Then there was the Indian kid, a Hindu, who was harassed by the teacher to such an extent (it may have been the case above) that the district moved the kid to another school and his former school was required to pay the transportation costs.

    The bottom line is that, to my knowledge, no school in Louisiana has fought for teaching creationism by invoking the LSEA.

  7. docbill1351

    In Livingston Parish the school board decided to “look into” teaching creationism, but after a very short “look” came to a different conclusion:

    * * * UPDATE * * *

    The Baton Rouge Advocate now reports that “The Livingston Parish School Board won’t try to include the teaching of creationism in this year’s curriculum, but has asked the School Board staff to look at the issue for possible future action.” The exploratory committee the board formed for the purpose of examining the issue is not expected to report its findings in time for action during the 2010-2011 school year. Board president Keith Martin explained, “We have decided not to try to hurry up and rush something in for this year.”

    Don’t be like Dover!

  8. Ah yes, Livingston Parish. That brings back memories. See Bruce Chapman’s Louisiana Damage Control.

  9. @Michael Fugate, thanks. Here is the punchline: “All it will take is for one Louisiana parent or student to sue the state for endorsing religion in public school, and teaching creationism will become illegal again.”

    Yet despite being multiple incidents recorded in the article, nothing has happened. Shameful.

  10. @SC, I can’t download the article (copyright? EU law on cookies?) but it seems clear that the DI learnt its lessons at Dover and is warning Louisiana schools to be very careful

  11. docbill1351

    Dover conjured up the perfect storm. Idiots on the school board, the Thomas More Law firm itching for a test case, cheerleading and faux support from the Disco Tute, and creationist “expert” witnesses eager to blab on the stand. “Intelligent design” creationism suffered 80% third degree burns in that case and never recovered. Nobody in La. is willing to take that on again!

  12. I am not a lawyer, but I bet that any lawyer is going to warn any school board about the consequences for a loss. They got off easy in Dover.

  13. Karl Goldsmith

    Zack Kopplin wrote articles on how creationism is being taught in Louisiana schools.

  14. @TomS: I wouldn’t say they got off easily. Because the suit resulted from their administrative action, they had to pay the entire expenses of the plaintiffs’ team. A lot of money for a small district. And the school board members involved lost their seats in a landslide at the next election.

    I remain puzzled why no parents have created a similar case in Louisiana. They would have plenty of high-powered support. The problem may be documentation of evidence. It was clear that the Dover School Board had instructed the high school principal to introduce Of Pandas and People to the classroom and read a statement about it, but a case based on what was said in class would have to depend on testimony from the children, a lot more difficult to arrange, and a stress that a child should not have to bear.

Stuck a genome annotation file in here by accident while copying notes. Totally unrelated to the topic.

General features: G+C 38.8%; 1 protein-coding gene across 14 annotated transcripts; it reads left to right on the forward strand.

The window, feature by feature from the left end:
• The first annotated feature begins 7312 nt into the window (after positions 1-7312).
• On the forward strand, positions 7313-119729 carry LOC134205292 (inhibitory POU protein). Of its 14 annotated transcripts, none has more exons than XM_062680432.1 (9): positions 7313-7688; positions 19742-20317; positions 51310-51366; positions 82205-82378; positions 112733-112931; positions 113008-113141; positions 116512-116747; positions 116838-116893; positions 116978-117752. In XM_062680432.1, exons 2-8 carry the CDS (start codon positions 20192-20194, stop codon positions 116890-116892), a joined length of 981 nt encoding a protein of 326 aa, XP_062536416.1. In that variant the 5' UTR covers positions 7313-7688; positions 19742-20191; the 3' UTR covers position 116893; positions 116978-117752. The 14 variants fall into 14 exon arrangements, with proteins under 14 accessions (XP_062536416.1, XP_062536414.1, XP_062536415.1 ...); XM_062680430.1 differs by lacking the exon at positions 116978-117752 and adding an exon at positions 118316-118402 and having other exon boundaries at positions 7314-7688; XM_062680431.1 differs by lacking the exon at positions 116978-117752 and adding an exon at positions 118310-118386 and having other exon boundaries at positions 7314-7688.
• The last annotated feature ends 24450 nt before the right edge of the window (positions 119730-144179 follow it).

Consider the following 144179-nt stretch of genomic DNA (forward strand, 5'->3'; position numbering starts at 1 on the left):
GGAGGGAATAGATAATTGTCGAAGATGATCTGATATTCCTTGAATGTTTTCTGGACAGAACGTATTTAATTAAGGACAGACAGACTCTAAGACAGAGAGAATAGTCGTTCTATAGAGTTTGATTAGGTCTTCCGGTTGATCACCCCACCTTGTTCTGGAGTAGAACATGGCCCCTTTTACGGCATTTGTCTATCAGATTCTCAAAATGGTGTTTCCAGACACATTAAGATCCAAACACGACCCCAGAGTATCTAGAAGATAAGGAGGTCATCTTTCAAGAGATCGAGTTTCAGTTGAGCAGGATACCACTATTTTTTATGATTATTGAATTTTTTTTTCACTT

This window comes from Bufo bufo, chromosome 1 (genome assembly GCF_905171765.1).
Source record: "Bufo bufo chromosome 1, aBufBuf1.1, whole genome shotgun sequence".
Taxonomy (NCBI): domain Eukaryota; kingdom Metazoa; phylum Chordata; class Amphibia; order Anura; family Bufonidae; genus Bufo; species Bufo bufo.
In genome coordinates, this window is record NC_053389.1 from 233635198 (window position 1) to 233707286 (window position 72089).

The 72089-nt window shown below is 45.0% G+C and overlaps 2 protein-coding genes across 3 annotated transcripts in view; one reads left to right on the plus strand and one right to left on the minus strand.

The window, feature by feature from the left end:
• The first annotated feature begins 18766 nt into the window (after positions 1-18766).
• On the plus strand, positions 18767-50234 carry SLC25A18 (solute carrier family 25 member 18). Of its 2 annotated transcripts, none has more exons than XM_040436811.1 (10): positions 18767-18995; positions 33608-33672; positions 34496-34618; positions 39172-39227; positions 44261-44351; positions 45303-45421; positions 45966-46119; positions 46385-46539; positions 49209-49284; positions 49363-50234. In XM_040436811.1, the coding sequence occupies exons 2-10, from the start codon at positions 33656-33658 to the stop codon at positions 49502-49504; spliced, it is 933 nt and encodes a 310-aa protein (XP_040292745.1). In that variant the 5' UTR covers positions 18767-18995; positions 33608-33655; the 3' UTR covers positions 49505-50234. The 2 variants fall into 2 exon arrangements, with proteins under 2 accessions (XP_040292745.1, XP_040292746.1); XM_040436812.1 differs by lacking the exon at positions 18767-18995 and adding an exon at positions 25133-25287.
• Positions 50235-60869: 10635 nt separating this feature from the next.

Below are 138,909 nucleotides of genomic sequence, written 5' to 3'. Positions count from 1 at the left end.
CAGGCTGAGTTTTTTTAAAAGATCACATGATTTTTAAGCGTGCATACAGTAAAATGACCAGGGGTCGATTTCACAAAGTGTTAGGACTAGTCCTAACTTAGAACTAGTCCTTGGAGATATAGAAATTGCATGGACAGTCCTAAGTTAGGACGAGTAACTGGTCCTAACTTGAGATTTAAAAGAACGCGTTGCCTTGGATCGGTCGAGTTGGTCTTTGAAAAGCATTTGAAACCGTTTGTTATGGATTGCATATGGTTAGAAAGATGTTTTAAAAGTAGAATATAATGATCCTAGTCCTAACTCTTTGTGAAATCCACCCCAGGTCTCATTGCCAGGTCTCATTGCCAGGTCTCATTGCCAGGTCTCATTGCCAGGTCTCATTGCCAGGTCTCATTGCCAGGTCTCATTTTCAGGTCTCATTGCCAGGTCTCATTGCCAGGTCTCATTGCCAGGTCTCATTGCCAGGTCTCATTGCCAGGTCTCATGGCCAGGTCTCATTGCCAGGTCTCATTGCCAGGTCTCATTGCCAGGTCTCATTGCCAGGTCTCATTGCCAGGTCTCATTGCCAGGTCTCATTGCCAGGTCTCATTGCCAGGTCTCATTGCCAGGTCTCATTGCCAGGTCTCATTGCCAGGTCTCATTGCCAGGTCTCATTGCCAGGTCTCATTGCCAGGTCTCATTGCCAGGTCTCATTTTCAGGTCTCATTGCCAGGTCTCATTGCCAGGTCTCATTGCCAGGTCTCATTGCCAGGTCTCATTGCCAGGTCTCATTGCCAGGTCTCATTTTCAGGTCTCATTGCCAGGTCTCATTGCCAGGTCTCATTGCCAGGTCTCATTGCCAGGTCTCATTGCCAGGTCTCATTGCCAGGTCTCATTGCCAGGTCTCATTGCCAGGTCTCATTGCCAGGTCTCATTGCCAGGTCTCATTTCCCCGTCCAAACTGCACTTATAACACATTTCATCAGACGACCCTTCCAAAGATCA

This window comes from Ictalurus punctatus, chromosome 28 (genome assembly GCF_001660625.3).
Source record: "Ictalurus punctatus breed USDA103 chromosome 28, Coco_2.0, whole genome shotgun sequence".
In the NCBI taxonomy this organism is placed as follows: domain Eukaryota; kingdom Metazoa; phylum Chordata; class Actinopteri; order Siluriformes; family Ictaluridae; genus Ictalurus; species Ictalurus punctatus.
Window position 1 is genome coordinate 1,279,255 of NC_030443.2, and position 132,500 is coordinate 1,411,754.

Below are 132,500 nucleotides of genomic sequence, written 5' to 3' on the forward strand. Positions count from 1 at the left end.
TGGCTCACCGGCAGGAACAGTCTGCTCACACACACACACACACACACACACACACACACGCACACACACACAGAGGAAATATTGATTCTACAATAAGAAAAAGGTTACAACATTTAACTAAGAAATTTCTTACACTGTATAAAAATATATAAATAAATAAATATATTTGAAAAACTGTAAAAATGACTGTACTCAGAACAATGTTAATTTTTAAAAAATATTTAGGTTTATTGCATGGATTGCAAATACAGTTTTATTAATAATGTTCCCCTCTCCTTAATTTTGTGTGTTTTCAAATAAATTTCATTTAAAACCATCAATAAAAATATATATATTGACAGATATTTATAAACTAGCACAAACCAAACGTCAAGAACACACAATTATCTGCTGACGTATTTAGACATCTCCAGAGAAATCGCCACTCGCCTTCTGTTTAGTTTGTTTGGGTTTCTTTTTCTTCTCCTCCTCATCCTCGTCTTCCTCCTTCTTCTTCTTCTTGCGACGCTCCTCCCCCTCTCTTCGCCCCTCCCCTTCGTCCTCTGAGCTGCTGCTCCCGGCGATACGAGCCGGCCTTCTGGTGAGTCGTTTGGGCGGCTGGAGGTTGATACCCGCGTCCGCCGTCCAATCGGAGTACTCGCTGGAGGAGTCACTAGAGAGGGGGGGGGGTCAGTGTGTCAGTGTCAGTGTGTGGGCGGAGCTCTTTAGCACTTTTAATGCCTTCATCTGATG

15. “I remain puzzled why no parents have created a similar case in Louisiana.”
    Social pressure?

  16. @Paul Braterman
    The schools had to pay $1,000,00 costs rather than the real costs of about

  17. @TomS, you mean of course $1,000,000. Still quite a lot of money.

  18. I just took a look at Lauri Lebo’s “The Devil in Dover”. On page 207, she says that the original estimate of the legal fees was 2.5 million.
    I say that they got off easy to the tune of 1 to 1.5 million.

  19. @TomS, yes, easily by that criterion. but still no minor matter for the District. Though one regrets that the School Board members didn’t suffer financially in person

  20. @Paul Braterman
    About the individuals bearing the cost, I believe that a government official acting in an official capacity is immune. (One might imagine whether even self-proclaied billionaires would be able to bear the costs!)
    But this reminds me of another way that people got off easy. I can’t find tis in Lebo’s book, but my memeory from that 15 years ago is that the judge suggested that investigation for perjury might be warrented.

  21. docbill1351

    @Paul B writes:

    Though one regrets that the School Board members didn’t suffer financially in person

    The district did pay $1 million of the fees, the entire board was voted out, and the new board decided not to appeal. Case closed. The former board members sank into the ooze and the Feds decided not to pursue perjury against one of the defendants.

  22. @Michael Fugate: “It is not helping Louisiana, they rank consistently in the bottom 10%. They don’t have much data for science, but in math the state is only getting worse.”

    43rd and 45th places are not in the bottom 10% of US states.

    Ironic, isn’t it.

  23. Michael Fugate

    One category – is not the whole, but then again it is easy to be an a** – you do it well, I might add. It is harder to actually look at data before commenting….

  24. @Michael Fugate


    I looked at all the data you saw fit to present in support of your a**ertion.